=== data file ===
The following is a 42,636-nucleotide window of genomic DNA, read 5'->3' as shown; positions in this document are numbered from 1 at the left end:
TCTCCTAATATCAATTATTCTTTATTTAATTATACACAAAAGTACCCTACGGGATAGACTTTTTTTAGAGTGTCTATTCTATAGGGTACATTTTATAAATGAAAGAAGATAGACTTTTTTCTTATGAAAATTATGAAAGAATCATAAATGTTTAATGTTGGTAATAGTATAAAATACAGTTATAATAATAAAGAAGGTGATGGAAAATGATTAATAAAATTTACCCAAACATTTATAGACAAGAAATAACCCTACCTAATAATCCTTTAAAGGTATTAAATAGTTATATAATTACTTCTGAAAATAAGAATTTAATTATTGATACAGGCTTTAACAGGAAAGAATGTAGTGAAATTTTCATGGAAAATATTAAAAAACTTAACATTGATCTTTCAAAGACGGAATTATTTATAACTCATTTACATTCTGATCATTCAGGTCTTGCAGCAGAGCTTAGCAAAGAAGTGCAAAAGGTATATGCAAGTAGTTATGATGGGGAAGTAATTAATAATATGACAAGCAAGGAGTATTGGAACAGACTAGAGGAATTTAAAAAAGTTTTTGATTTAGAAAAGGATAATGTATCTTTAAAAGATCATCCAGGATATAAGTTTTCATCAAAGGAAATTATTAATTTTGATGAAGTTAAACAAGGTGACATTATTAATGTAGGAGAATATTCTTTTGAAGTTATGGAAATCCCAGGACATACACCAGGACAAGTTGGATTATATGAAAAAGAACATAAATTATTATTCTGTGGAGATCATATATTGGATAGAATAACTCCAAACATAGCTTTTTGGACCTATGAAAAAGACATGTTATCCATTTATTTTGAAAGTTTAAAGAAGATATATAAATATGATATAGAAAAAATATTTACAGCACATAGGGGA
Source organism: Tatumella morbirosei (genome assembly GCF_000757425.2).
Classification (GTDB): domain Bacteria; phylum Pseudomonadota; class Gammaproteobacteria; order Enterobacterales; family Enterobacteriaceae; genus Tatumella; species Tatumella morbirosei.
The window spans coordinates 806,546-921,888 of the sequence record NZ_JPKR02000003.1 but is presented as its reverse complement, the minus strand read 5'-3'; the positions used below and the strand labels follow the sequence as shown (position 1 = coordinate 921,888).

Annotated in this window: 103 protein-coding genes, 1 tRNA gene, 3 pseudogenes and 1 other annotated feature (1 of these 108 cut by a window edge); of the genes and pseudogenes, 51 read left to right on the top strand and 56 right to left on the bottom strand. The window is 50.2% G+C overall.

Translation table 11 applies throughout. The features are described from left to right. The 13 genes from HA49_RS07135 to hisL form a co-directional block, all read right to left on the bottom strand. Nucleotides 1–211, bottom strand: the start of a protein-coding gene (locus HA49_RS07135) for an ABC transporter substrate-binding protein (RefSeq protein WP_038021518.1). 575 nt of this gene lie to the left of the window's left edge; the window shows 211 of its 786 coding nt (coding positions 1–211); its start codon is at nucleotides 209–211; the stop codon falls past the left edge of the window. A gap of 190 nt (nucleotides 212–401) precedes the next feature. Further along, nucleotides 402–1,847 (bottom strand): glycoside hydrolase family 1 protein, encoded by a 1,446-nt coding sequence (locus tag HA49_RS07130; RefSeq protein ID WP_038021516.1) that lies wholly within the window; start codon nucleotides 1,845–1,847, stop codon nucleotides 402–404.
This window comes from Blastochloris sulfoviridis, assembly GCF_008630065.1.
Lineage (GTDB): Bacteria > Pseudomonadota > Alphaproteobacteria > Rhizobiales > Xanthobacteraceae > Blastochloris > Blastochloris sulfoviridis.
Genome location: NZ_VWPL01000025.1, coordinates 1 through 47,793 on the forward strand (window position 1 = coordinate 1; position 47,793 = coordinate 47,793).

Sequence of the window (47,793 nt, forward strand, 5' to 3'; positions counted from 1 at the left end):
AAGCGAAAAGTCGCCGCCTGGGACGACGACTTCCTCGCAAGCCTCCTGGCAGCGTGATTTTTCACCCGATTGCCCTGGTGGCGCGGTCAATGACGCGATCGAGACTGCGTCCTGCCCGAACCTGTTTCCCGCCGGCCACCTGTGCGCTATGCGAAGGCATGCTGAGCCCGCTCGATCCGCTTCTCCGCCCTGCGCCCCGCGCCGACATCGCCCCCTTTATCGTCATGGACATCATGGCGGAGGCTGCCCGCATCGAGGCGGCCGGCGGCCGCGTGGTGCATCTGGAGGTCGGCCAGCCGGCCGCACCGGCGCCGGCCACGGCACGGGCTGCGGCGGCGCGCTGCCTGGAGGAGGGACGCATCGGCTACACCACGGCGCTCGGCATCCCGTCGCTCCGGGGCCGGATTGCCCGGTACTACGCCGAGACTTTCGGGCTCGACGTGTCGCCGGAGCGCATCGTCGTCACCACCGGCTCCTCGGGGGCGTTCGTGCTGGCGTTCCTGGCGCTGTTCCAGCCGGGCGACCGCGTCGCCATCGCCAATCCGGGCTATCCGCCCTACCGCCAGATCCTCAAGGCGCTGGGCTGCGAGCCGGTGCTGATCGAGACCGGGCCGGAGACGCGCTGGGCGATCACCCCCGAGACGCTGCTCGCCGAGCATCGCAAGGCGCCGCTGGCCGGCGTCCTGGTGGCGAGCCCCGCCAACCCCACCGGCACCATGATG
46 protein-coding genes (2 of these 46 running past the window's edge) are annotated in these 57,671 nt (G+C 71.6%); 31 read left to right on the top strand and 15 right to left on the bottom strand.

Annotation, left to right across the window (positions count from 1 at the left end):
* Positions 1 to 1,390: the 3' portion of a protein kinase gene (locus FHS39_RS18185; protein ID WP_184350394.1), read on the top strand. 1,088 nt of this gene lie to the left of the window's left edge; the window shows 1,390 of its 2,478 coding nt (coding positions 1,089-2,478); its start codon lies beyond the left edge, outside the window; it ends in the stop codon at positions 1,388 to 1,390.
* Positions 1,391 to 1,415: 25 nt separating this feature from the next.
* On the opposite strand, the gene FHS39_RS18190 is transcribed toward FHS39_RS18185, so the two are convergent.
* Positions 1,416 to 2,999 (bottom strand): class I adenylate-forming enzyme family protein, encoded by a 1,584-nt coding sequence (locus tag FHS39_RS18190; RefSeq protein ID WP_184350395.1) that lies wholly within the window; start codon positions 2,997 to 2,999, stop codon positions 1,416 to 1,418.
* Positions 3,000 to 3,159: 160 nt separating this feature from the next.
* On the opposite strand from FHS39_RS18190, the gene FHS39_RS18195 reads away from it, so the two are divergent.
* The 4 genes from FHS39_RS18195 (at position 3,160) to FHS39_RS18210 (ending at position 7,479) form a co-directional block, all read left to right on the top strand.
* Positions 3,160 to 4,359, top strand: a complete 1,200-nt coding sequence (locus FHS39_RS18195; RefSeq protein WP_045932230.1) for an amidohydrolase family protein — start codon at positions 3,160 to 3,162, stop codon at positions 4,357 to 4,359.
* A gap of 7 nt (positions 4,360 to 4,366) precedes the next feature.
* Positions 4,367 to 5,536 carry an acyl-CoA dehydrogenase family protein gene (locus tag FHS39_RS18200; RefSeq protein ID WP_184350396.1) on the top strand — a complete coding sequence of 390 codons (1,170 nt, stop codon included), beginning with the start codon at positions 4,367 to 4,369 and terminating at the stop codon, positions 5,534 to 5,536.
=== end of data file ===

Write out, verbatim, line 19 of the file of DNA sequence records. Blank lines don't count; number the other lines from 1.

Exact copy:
* Positions 3,000 to 3,159: 160 nt separating this feature from the next.